Mukasey Denied Law School Honors Because of Stance on Torture
Boston Globe
By Peter Schworm
Globe Staff / March 5, 2008

Boston College Law School will not award its highest honor to US Attorney General Michael B. Mukasey when he speaks at its May commencement, amid sharp criticism from students, faculty, and alumni over his invitation.

John Garvey, law school dean, announced the decision yesterday at a forum with graduating students held to discuss Mukasey's selection after weeks of intense debate on campus. Some alumni and students at the Jesuit school saw the move as a compromise to appease critics of Mukasey's controversial refusal to declare that an interrogation technique known as waterboarding constitutes torture.

Garvey said the decision to deny Mukasey the Founder's Medal predated the controversy over his choice as commencement speaker and was not directed at the attorney general personally.

In an effort to depoliticize the selection process, the school will no longer award the medal to commencement speakers, he said.

"This is a policy decision that will make it easier for us to invite people of his prominence in the future," Garvey said.

He said that inviting high-profile figures with well-known public views will invariably spur debate and that divorcing their selection from the school's highest honor will allow greater latitude in attracting noteworthy speakers.

But critics of Mukasey's selection said the announcement was designed to defuse criticism and find a middle ground to avoid rescinding the invitation.

"It's obviously a concession," said James C. Sturdevant, an alumnus who practices law in San Francisco. "But, on balance, I couldn't see any reason to extend him an invitation, and I question how the decision was made in the first place."

Dan Roth, a 2004 Law School graduate, said that while he was pleased by yesterday's announcement, he believes that the school should have rescinded Mukasey's invitation altogether, because his position on waterboarding conflicts with the university's Jesuit mission.

"It's not the time to give someone who has taken that position the platform and the honor," Roth said.

Mukasey's office declined to comment yesterday.

The Founder's Medal is awarded to those who "embody the traditions of professionalism, scholarship, and service which the Law School seeks to instill in its students," according to the school's website.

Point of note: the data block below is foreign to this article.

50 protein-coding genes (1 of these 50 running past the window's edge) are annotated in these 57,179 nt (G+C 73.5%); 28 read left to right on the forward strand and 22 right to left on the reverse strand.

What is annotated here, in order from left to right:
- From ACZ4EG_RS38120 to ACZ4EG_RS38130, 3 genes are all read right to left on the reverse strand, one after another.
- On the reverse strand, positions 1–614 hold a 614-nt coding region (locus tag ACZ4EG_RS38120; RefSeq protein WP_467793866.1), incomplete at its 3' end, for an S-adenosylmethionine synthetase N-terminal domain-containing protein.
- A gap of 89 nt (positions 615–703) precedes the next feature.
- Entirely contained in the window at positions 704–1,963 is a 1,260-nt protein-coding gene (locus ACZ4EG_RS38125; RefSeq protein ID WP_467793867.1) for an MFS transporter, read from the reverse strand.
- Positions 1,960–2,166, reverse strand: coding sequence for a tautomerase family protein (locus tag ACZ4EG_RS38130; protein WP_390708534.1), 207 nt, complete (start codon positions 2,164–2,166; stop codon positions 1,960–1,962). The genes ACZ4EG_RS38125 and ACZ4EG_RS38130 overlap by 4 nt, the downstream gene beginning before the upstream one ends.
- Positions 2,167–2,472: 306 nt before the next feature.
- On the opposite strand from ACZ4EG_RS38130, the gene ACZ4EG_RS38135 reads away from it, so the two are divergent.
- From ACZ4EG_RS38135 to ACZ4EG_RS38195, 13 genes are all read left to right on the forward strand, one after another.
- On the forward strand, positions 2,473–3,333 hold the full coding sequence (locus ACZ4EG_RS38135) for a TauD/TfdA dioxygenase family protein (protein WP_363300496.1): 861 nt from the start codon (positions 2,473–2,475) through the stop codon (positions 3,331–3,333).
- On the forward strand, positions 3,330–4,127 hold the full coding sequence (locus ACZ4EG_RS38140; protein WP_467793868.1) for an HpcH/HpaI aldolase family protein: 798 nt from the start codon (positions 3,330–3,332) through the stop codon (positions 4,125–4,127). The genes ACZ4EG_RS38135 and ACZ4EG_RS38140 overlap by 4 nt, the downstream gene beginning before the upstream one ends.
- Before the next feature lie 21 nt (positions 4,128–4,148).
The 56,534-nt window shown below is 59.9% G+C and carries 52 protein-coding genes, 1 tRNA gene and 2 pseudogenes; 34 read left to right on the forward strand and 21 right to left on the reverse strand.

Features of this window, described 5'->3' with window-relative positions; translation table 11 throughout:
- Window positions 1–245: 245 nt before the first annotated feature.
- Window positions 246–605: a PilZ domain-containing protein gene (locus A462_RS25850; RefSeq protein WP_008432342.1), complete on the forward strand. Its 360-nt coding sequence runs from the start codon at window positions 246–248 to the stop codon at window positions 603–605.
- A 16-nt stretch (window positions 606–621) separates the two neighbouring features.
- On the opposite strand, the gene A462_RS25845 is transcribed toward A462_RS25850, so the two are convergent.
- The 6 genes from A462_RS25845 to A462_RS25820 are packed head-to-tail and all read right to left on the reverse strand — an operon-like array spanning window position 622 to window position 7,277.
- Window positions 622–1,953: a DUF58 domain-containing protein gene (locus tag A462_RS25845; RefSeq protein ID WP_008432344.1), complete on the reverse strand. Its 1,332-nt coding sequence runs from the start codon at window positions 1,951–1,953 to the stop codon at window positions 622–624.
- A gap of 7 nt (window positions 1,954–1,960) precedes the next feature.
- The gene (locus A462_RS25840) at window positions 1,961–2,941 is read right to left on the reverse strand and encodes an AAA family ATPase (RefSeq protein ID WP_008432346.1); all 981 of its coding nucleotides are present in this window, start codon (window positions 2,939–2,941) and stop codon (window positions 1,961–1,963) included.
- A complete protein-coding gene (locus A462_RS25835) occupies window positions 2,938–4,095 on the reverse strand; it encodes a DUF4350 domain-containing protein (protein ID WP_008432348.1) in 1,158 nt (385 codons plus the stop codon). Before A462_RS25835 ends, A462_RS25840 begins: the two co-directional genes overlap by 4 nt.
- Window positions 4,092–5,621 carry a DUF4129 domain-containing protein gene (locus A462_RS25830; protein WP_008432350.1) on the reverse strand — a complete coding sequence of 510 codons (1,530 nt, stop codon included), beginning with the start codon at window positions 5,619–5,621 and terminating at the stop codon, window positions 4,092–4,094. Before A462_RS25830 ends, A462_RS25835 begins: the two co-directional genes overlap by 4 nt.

The past three commencement speakers, US Representative Edward J. Markey; Michael Greco, president of the American Bar Association; and US Senator Judd Gregg of New Hampshire have received the medal.

In January, the Law School announced that Mukasey, a former federal judge whose nomination was confirmed by the US Senate in November, had accepted the school's invitation to speak at commencement, calling it "a singular honor."

"I cannot imagine a better role model for the class of 2008," Garvey said in the statement.

Garvey and several other law school deans made the decision to invite Mukasey, according to a law school spokesman. Some students were upset that they were not consulted about the invitation.

David C. Weinstein, chairman of the BC Law School Board of Overseers, wrote Monday in a letter to other board members that Mukasey's presence at commencement "advances BC's diversity and strengthens our school."

"It is a mark of prestige among elite schools to attract a speaker who operates at the epicenter of American legal issues, regardless of whether the speaker's political views are liberal, moderate, or conservative," he wrote.

At his confirmation hearings last fall, Mukasey refused to say whether he thought waterboarding, a simulated drowning, is legal. But Weinstein wrote that he was not convinced that Mukasey had expressed a position on waterboarding and pointed out that Mukasey said at the hearings that torture is illegal and that Congress has the authority to outlaw waterboarding.

Commencement speakers, particularly politicians, frequently stir opposition on college campuses. In 2006, hundreds of Boston College students protested the invitation of Secretary of State Condoleezza Rice.

Garvey said the political debate was healthy.

"Far from wishing the controversy would go away, I think we should rejoice in it," he said.

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